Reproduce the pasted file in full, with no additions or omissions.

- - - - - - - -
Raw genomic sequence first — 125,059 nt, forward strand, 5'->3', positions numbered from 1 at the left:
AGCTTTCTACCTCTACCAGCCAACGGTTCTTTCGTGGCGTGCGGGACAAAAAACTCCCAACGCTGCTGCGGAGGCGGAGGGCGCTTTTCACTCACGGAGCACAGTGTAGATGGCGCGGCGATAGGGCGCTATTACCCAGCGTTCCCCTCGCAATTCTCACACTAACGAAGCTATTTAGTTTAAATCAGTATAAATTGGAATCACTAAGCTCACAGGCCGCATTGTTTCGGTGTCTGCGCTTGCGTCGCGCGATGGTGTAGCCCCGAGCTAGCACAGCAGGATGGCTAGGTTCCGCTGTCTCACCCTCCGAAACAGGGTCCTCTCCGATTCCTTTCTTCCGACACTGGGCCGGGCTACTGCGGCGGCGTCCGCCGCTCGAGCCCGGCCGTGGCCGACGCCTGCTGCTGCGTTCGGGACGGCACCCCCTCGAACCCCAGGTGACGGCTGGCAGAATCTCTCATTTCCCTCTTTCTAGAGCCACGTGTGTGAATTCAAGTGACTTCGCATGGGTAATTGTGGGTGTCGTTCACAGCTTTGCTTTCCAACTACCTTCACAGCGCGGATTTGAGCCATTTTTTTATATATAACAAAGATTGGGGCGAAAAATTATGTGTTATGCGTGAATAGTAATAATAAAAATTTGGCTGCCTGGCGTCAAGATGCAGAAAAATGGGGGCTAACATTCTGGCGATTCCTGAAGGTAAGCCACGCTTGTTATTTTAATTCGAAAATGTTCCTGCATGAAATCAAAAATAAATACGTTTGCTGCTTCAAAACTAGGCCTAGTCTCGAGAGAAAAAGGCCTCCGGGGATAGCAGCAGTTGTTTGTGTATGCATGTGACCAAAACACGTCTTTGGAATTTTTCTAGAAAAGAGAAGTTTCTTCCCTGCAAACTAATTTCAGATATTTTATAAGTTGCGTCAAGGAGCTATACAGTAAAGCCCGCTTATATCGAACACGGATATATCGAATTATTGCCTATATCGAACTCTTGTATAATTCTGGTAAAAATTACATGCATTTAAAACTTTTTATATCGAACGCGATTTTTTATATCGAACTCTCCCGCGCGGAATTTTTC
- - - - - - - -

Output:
Raw genomic sequence first — 125,059 nt, forward strand, 5'->3', positions numbered from 1 at the left:
AGCTTTCTACCTCTACCAGCCAACGGTTCTTTCGTGGCGTGCGGGACAAAAAACTCCCAACGCTGCTGCGGAGGCGGAGGGCGCTTTTCACTCACGGAGCACAGTGTAGATGGCGCGGCGATAGGGCGCTATTACCCAGCGTTCCCCTCGCAATTCTCACACTAACGAAGCTATTTAGTTTAAATCAGTATAAATTGGAATCACTAAGCTCACAGGCCGCATTGTTTCGGTGTCTGCGCTTGCGTCGCGCGATGGTGTAGCCCCGAGCTAGCACAGCAGGATGGCTAGGTTCCGCTGTCTCACCCTCCGAAACAGGGTCCTCTCCGATTCCTTTCTTCCGACACTGGGCCGGGCTACTGCGGCGGCGTCCGCCGCTCGAGCCCGGCCGTGGCCGACGCCTGCTGCTGCGTTCGGGACGGCACCCCCTCGAACCCCAGGTGACGGCTGGCAGAATCTCTCATTTCCCTCTTTCTAGAGCCACGTGTGTGAATTCAAGTGACTTCGCATGGGTAATTGTGGGTGTCGTTCACAGCTTTGCTTTCCAACTACCTTCACAGCGCGGATTTGAGCCATTTTTTTATATATAACAAAGATTGGGGCGAAAAATTATGTGTTATGCGTGAATAGTAATAATAAAAATTTGGCTGCCTGGCGTCAAGATGCAGAAAAATGGGGGCTAACATTCTGGCGATTCCTGAAGGTAAGCCACGCTTGTTATTTTAATTCGAAAATGTTCCTGCATGAAATCAAAAATAAATACGTTTGCTGCTTCAAAACTAGGCCTAGTCTCGAGAGAAAAAGGCCTCCGGGGATAGCAGCAGTTGTTTGTGTATGCATGTGACCAAAACACGTCTTTGGAATTTTTCTAGAAAAGAGAAGTTTCTTCCCTGCAAACTAATTTCAGATATTTTATAAGTTGCGTCAAGGAGCTATACAGTAAAGCCCGCTTATATCGAACACGGATATATCGAATTATTGCCTATATCGAACTCTTGTATAATTCTGGTAAAAATTACATGCATTTAAAACTTTTTATATCGAACGCGATTTTTTATATCGAACTCTCCCGCGCGGAATTTTTC